It’s been quite a few years since I’ve been to Hershey for the big car show, but my college friend from Charleston, SC was planning to come up for it, so he convinced me to go. He also suggested that I register my 1956 Studebaker President Classic for the show. Anyone who has seen my Stude knows it’s a 10 footer, so I wasn’t so sure I should enter it, as the cars at Hershey are exceptional.
In the end, I decided to register as I would have to pay for parking otherwise. Meanwhile, Hurricane Matthew was making waves during Hershey Week, so my friend’s flight was canceled. Luckily, he washed in with the tide and arrived at my house on Friday afternoon. It was the first time he saw the car in person and really seemed to take a shine to it. Soon after, we left the house and headed to South Carroll High School, as the Stude was taking part in the homecoming parade. It turned out that all the other collectible cars in the parade were Corvettes, so the Stude really stood out because it’s not that common to see an automobile that has craftsmanship with a flair.
As night settled in, we set out to a Harrisburg hotel. Obviously, that would require me to drive the car at night and on the highway. At first, I was a little tepid but later became intrepid as the Stude seemed to have no limit on speed. With the 289 Sweepstakes punching out 210 HP, the cyclops eye speedometer was getting dizzy from all the spinning. While 70 MPH seemed to be a sweet spot, traffic was less than kind and the faster I went, the faster the car wanted to go. We rolled into the 80s several times and the car carried on with great aplomb. In short time, we were at the hotel and all was well.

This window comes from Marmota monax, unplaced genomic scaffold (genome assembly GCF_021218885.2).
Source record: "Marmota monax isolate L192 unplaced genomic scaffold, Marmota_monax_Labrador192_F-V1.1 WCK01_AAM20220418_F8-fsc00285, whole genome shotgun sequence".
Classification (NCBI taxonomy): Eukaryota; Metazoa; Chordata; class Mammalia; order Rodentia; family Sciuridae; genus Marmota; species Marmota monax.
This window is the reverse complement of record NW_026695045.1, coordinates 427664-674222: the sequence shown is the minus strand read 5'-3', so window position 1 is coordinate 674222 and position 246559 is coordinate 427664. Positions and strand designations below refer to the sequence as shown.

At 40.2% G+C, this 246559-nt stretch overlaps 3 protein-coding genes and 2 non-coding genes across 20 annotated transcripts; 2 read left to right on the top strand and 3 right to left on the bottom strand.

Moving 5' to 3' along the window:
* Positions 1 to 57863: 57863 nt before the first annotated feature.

The next morning, we rose early for the big show and arrived without issue. I had entered the Studebaker in the Driver’s Participation Class (DPC). DPC allows a car to be shown that can be a work-in-progress and/or just a Sunday driver, or a touring vehicle. Vehicles registered in DPC are not point judged, rather they are visually evaluated generally by a two-member DPC evaluation team. After a vehicle has been evaluated for the first time, if certified, it will receive a DPC board, a DPC chip, and a DPC badge. The car was evaluated as soon as the show opened and the evaluators were quite complimentary about the car. What surprised me was that many of the cars featured in DPC could easily be judged, but their owners prefer not to deal with the judging process. Overall, the Studebaker was in good company.
As the day progressed, clouds and then rain joined in on the parade. I was quite happy with the weather as it hid the car’s imperfections (patina). There seemed to be quite a few Studebakers on the show field and I’m not sure if it was always like that, or if I’m just more observant. In any event, the day was as good as expected. The drive home was without incident and the more I drove it the better it seemed to perform. Wouldn’t it be nice if all things were that way?